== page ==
Dropbox (DBX) shares fallout after second-quarter earnings represents more and more evidence to me that investor sentiment is shifting to value plays; and we had better get on board.
The company reported revenue and earnings results that actually beat market estimates. Despite that, the lack of profitability combined with the exit of the Chief Operating Officer is pushing the stock down. The company is basically a cloud company. With almost every major tech firm pushing their own cloud services, I worry that Dropbox's unique position could get squeezed over the long term. The convenience of their services for businesses is certainly a great thing, but the concept is replicable. Regardless, the lack of profits is what concerns me. We're seeing the signs from many other tech companies that the days of price appreciation without earnings growth are waning quickly.
Second quarter revenues included a 27% upswing year over year. The total group of paying users also increased to 11.9 million versus 9.9 million a year ago. Despite all the growth, the company still lost money. Total net income was negative $4.1 million. That's a marked improvement over last year's $26.4 million loss, but it still didn't do anything to justify paying $34 a share; explaining why the stock is down 9% today.
Because the gap is closing quickly, I do think there's potential here for Dropbox to start making money in the coming quarters, as estimates suggest. Even with non-GAAP estimates of $0.28, that gives Dropbox a price tag that's trading at over 100x forward fiscal earnings. I'm sorry but that's simply too high. It's no wonder this thing is pulling back. The stock fallout is just the latest in a long line of tech companies whose price tags have far exceeded the real earnings results. Netflix (NFLX) took a huge hit after reporting a user growth slowdown. Facebook (FB) , a company that could arguably move in the direction of cloud based products in the future, dropped after slower user growth. That hit came despite great earnings results. If profitable businesses are getting hit for high stock prices, there's no way Dropbox is safe.
Moving forward, it becomes a question of competition. Can Dropbox outmaneuver Alphabet's (GOOGL) GoogleDrive, and Microsoft's (MSFT) OneDrive? Let's not forget that these two players are making big strides in their online cloud businesses. As these firms begin pouring more funding and resources into the space, it doesn't bode well for the little guys. That's no insult to Dropbox. The company has a little over $500 million in cash; but that doesn't compare to the resources at Alphabet's disposal. Microsoft is looking to diversify as well, and they made big strides in growing cloud based services in the first half of the year. The company is doing over $100 billion in annual revenue now, and definitely has the means to dominate this space.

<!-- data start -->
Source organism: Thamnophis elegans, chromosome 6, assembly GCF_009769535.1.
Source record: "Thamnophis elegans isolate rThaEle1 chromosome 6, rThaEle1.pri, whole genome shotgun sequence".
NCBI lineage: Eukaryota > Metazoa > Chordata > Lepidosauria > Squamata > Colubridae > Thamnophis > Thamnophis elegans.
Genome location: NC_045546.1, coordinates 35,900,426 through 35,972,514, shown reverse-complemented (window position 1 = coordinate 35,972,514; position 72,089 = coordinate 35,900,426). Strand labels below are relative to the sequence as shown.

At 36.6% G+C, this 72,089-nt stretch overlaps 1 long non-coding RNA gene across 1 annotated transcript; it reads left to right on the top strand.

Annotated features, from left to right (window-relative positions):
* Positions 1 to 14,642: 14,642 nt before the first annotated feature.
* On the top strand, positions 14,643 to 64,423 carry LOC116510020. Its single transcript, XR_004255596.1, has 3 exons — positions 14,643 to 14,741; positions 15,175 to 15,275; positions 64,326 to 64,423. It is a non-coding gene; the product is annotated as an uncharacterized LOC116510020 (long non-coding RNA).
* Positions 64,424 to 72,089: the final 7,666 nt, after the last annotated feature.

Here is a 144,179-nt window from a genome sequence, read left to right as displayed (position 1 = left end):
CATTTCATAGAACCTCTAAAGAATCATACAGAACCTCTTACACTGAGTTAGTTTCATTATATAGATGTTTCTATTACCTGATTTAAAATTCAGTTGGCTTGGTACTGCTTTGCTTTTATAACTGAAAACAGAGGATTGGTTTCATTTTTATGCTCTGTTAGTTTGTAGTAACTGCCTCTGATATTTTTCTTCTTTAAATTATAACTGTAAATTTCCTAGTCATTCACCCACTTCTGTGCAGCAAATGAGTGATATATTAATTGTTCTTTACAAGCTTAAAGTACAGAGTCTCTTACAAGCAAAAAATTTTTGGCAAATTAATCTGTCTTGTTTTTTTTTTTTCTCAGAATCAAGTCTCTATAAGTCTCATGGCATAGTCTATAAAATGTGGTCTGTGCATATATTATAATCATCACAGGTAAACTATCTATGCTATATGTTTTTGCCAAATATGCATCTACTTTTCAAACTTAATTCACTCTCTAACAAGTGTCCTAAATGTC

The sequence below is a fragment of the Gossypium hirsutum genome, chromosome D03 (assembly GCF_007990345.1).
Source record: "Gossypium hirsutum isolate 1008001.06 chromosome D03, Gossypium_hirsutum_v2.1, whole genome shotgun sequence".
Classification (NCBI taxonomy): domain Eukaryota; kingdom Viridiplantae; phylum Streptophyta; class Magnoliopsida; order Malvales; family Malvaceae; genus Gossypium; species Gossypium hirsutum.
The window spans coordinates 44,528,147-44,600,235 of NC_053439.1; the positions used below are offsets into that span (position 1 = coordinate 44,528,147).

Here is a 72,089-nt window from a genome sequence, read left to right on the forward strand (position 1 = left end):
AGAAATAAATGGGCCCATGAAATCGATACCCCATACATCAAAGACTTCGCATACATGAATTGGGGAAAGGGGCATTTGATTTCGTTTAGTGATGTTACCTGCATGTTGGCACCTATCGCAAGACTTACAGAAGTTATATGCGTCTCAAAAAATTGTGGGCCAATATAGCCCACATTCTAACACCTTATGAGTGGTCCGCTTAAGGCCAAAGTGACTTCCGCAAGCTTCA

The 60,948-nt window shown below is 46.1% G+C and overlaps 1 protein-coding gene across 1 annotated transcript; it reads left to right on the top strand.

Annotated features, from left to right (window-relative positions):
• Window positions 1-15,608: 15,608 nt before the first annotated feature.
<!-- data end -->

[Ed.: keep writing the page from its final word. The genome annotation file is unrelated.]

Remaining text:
When looking Dropbox, you have to take these factors into account. If the stock were trading much lower, it would make more sense to me to take a swing here. The little guy that is competing with the big boys is always compelling. Unfortunately, at these prices, it just doesn't make sense.
A couple different things can probably happen from here on in. Dropbox could rally through the second half of the year if they start showing positive earnings per share. Unless they're GAAP included earnings, I'm not going to be impressed. Nonetheless, there's potential for this pullback to be a buying opportunity if market sentiment doesn't become too damaged. Personally, I think man of these tech stocks are about to have a bearish second half. Some think the small shifts into value based companies are not yet meaningful. I think this is the beginning of a full swing. The evidence is in the stock performance of the Twitter's (TWTR) , or the Snap's (SNAP) . They haven't delivered to expectations, and shareholder sentiment is finally starting to shift.
Despite the recent uptick from Elon Musk's privatization tweets and discussion, Tesla (TSLA) has been taking more and more scrutiny from analysts over the general lack of delivery on their goals. The market is starting to wane on speculation, and beginning to favor results and good pricing. To me, that makes it a dangerous time to own Dropbox. Their forecasting doesn't add up to what's on the plate in terms of the cost to own.
I think we'll see some earnings per share eventually, but the success is simply already baked into the stock. I'd wait for a much lower price point before thinking about this one. The share count keeps climbing as they finance their moves. Shares increased to 401.3 million in the second quarter versus 195.4 million a year ago. This in turn will put downward pressure on the stock price. If they do create profits, it will also diminish how those profits are divvied up on a per share basis. There's potential, but it's very expensive potential at the present time.